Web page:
What’s up y’all?! It’s two-and-a-half weeks until school starts again. This break has been packed full of all the things! Here’s a list:
- preparing to teach middle school English
Yeah… that’s the whole list. That’s right! I, Leah Rigsby, owner of a degree in Mathematics Education will be teaching Middle School English. I’m so “excited!” No, but for real, I am, indeed, excited, but also quite nervous. If any of you English teachers out there are looking for an adventure, join Wycliffe, come on down to Papua New Guinea, and teach at Ukarumpa International School! I digress…
So, yet again, this next school year holds uncharted territories:
- In 2012, it was teaching Geometry and Pre-Calculus (I had only ever taught Algebra I in the States)
- In 2013, it was teaching Spanish
- In 2014, it was my first furlough ever
- and now, in 2015, I’ll be teaching Middle School English. Woot.
As I said in the previous blog post, I want to give you a look at what it’s like at the end of the school year in Ukraumpa, so let’s get to it:
Last term is girls volleyball – my favorite – and boys rugby – everyone’s favorite. We all wake up at 5:45am and are on the road by 6:15am to travel to Goroka (about 2 hours away when you’re traveling in a caravan of vehicles) to play in a tournament against schools located in the Eastern Highlands of Papua New Guinea. We don’t have “district” competition here like we do in the states, so tournament is the “district” championship that everyone competes for.
Some seniors and I watching rugby. Yes. I'm drinking water from a peanut butter jar.
The entire secondary campus is divided into two teams: Alpha (red) and Beta (blue) to compete in a 2-Day track meet extravaganza! My friend Alan and I organize all the participants for the running events, make sure we have a list of who is running in each race, and record the results which go to the score table. I also yell at children to not crowd around the finish line as close races are ending so that the timers can get accurate times.
And then I lose my voice.
And then I have to recruit a high schooler to sing for me in church the next day because I am leading worship. Well that was a rabbit trail…
Anywho! The past three sports days I have been here have been dominated by Beta. But this year… in an epic battle too close to count… Alpha WON!!! By five points. It was insane.
Celebrating the end of Sports Day with some of the senior girls!
This is the equivalent of the junior-senior prom. The Teen Center is transformed through the hard work, construction skills, and artistic ability of parents and members of the community to give the kids a special time to celebrate with one another and have a good ol’ time.
This year, I had the opportunity to act in the Banquet Entertainment – a play written by the parents for the kids, about the kids, with the parents themselves starring as their kids. I played myself, my friend Alan played Dr. Who, and together, we had to search for the children throughout different times and places in London to save them from the dreaded clutches of the Pink Refrigerator.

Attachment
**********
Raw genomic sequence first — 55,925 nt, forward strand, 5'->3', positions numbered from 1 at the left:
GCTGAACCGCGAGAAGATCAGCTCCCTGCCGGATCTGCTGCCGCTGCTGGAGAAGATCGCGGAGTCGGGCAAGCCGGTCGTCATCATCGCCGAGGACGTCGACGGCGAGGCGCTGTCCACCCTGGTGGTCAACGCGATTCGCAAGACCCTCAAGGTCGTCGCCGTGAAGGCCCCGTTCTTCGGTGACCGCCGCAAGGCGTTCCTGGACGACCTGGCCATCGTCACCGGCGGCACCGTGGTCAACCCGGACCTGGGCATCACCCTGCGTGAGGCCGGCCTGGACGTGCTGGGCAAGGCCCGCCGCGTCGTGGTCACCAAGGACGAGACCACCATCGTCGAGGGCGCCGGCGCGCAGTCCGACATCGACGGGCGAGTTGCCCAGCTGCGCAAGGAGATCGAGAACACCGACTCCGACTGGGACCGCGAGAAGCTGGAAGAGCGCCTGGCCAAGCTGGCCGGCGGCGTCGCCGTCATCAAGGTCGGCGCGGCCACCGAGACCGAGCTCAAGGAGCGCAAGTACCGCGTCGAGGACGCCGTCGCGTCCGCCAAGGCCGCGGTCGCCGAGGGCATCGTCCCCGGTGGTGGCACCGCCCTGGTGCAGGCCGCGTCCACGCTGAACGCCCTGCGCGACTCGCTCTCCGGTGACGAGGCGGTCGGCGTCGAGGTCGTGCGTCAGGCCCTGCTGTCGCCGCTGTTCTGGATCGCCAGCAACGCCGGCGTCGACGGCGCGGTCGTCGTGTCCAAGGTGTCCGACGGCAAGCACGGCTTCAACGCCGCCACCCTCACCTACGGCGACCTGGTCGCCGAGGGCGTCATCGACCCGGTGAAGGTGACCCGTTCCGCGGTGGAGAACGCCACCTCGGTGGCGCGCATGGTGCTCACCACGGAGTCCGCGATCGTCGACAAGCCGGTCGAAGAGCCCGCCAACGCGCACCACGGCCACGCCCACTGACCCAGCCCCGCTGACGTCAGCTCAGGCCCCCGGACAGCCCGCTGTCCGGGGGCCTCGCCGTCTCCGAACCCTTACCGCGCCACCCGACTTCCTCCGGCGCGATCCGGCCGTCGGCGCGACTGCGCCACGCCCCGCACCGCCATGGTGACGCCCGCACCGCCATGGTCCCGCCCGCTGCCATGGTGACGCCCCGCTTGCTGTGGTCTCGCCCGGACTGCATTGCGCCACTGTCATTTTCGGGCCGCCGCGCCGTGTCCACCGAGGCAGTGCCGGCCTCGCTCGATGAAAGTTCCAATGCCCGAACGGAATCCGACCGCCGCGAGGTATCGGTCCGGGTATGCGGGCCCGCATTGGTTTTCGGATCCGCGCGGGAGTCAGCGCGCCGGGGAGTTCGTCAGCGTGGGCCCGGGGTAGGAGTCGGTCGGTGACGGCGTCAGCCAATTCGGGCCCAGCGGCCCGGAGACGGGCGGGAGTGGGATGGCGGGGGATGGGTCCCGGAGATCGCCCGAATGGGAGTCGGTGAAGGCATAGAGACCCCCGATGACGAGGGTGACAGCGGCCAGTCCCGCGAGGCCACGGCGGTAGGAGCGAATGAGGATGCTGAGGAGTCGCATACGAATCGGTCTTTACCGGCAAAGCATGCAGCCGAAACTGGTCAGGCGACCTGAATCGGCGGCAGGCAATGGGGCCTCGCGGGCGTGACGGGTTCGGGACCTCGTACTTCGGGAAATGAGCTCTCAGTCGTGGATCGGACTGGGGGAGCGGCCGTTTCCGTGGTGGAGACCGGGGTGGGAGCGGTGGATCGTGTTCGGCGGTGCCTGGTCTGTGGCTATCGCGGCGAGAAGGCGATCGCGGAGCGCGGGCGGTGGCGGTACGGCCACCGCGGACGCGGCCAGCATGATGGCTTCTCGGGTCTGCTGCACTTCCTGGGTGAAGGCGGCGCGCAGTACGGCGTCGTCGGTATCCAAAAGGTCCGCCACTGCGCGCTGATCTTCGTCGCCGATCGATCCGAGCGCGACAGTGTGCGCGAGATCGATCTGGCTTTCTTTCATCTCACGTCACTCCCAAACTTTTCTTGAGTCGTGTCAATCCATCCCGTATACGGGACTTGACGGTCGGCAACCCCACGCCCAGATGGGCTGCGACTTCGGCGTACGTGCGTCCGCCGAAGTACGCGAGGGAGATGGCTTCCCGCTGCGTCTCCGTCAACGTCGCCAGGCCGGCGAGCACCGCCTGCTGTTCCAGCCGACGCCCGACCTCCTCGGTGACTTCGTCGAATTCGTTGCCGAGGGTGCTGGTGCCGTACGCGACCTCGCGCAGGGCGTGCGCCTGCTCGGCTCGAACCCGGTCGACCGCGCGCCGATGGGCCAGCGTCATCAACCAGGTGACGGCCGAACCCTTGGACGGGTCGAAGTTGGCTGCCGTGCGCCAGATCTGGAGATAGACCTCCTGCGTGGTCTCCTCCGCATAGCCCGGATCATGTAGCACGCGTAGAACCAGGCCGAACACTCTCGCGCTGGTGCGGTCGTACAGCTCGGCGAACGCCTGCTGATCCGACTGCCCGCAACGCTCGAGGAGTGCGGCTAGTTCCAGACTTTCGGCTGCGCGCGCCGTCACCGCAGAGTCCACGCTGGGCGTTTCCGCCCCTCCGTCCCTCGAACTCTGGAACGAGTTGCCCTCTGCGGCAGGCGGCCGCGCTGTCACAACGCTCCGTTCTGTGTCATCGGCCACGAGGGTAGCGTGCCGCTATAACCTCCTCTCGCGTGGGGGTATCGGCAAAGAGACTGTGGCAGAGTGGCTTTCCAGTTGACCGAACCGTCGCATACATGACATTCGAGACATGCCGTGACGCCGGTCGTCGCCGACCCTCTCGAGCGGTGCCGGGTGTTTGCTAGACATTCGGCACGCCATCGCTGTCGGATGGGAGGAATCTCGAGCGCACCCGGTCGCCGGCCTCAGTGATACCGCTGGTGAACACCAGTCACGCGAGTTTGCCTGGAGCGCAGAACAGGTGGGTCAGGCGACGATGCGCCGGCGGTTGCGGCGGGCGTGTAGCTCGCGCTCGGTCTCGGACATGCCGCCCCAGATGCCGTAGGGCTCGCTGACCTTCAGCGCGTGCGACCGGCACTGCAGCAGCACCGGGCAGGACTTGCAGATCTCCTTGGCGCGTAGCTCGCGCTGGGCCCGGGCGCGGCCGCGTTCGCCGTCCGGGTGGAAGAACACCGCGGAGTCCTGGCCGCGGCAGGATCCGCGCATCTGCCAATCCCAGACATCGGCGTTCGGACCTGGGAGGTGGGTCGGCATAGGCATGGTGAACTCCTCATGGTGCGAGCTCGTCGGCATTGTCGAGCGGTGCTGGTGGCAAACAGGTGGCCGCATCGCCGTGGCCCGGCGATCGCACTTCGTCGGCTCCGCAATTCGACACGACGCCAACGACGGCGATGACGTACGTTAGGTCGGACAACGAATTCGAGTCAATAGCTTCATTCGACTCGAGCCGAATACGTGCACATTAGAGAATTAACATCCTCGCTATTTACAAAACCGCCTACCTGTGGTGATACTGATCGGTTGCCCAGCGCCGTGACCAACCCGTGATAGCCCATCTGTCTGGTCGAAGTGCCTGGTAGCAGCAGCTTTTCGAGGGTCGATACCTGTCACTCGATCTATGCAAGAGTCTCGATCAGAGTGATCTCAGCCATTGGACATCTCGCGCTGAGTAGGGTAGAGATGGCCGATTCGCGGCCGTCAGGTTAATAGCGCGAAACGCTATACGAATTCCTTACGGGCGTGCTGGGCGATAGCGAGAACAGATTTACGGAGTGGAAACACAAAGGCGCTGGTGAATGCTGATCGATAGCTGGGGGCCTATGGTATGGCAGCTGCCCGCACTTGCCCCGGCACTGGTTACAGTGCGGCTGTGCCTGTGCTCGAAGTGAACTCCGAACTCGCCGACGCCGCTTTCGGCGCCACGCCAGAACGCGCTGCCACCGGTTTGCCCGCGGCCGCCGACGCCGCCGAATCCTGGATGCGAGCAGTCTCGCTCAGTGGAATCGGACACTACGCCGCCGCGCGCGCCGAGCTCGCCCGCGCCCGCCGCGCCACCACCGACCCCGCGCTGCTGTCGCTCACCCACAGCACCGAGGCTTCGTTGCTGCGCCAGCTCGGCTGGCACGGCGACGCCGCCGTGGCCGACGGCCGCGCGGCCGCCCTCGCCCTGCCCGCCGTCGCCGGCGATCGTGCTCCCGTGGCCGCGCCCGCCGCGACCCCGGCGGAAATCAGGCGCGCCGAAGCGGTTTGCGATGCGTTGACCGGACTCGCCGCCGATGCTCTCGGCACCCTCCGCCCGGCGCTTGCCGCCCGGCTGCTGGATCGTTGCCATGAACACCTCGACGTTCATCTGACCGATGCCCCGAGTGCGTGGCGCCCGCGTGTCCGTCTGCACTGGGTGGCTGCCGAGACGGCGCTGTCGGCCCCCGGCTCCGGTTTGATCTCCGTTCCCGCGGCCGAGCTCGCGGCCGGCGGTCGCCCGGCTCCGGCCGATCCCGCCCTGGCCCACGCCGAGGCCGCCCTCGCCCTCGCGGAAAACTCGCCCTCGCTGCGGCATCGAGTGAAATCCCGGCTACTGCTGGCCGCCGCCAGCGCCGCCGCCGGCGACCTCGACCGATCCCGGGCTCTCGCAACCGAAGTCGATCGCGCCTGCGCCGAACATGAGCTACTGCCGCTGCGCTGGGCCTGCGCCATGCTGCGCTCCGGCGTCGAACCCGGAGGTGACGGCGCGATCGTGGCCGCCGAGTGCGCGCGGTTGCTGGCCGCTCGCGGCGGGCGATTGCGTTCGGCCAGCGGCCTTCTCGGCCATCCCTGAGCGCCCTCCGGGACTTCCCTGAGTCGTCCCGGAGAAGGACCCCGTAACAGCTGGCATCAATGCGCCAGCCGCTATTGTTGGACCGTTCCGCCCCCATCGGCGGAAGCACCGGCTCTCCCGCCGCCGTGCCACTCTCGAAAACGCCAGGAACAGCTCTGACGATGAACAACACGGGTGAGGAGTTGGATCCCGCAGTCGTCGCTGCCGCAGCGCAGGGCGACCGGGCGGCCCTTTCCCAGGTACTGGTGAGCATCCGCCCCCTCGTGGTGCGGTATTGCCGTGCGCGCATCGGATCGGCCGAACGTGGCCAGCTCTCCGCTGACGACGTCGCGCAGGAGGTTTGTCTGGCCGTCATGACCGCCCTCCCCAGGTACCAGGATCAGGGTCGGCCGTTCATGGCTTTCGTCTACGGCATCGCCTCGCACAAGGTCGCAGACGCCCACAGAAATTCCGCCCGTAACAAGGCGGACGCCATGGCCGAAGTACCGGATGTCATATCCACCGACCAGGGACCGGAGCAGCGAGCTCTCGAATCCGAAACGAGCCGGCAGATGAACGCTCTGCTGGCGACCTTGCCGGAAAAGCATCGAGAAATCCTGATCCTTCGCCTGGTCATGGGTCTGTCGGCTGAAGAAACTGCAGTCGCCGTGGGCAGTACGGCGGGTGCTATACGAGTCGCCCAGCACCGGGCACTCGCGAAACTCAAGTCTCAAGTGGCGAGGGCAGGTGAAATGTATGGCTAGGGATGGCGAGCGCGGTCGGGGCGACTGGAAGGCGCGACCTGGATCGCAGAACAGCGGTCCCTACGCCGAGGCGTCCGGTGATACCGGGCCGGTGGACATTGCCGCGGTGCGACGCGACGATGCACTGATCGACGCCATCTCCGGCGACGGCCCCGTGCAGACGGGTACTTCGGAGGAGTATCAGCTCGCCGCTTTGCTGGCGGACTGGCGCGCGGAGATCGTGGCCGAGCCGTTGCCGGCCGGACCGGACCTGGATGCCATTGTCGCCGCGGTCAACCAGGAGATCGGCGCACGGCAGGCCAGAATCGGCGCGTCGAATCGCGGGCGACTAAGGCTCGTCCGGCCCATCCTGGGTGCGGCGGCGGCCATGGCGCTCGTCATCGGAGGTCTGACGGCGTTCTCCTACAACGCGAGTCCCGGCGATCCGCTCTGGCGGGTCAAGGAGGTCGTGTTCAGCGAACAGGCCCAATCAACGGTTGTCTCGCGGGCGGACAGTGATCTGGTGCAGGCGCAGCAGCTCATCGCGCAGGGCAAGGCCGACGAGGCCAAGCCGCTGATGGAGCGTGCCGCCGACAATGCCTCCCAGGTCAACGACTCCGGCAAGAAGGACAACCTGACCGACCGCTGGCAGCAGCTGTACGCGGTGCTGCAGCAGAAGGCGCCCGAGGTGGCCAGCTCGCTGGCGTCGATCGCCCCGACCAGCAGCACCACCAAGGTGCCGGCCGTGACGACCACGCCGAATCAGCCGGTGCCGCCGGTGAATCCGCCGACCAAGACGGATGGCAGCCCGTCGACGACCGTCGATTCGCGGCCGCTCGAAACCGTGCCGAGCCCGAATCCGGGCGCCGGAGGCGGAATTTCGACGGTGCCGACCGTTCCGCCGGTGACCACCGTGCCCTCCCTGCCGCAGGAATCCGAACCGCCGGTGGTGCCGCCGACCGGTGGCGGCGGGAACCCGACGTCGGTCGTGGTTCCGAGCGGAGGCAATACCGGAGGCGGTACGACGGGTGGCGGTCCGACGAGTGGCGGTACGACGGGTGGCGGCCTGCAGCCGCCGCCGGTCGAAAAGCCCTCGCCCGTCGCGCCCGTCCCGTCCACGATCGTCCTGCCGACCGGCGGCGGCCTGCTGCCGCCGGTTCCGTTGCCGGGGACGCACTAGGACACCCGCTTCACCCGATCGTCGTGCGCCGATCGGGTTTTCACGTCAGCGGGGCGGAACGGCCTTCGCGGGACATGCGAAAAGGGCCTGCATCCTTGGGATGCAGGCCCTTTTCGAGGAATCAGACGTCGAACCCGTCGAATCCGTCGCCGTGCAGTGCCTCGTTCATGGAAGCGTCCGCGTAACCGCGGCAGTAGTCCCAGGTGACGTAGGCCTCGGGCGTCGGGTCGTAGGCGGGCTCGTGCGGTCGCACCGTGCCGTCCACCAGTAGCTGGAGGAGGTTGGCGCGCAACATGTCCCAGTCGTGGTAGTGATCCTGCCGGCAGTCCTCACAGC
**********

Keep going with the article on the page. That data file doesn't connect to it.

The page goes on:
We would’ve definitely gotten a Tony for this epic performance.
Me, dramatically showing the "children" the Pink Fridge responsible for their impending doom.
The Halferys and I getting photo-bombed by a senior in the Banquet Photo Booth.
Band and Choir Concerts!
I love the fact that I get to live out my high school dreams of being in Symphonic Band (my school didn’t have one). It is enhancing my music skills and is also just another opportunity to bond with the kids.
Pre-Band Concert selfie!
The culmination of musicalness this term, however, was not in band. It was with the Ladies Ensemble I had the privilege to direct (and perform with!). These girls STEPPED IT UP and not only learned the music, but also learned the percussion parts for the performance of the song. So, please without further ado –
Click the picture below to enjoy the musical stylings of the UISSC Ladies Ensemble:
Graduation! – see the previous post
The last two weeks of June were ROUGH. Twice a day, family and friends journied to the airstrip to say goodbye, some for furlough, but for the graduated seniors, for good. Some will return to Ukarumpa to visit family or to see younger siblings graduate. Some will not have that opportunity. But for all of them, this place that has been their home – some for a few years, some for their entire lives – is no longer “home.” Please keep these graduates in your prayers as they return to their home countries for university, work, or to join other ministries before applying to school.
My first goodbye (to the girl in the front row wearing the hat) at the airstrip. We were smiling on the outside... not so much on the inside.
And now, we have returned to school break. Wasn’t that a great recap?! Stay tuned for more adventures – the next post will tell you all about school break (yes, I did more than prepare for teaching English) including 4th of July celebrations, a conference I’m attending here put on by the Melanesian Institute, and a cake decorating contest!
Thanks for your prayers and support, everyone! I wouldn’t be here without them!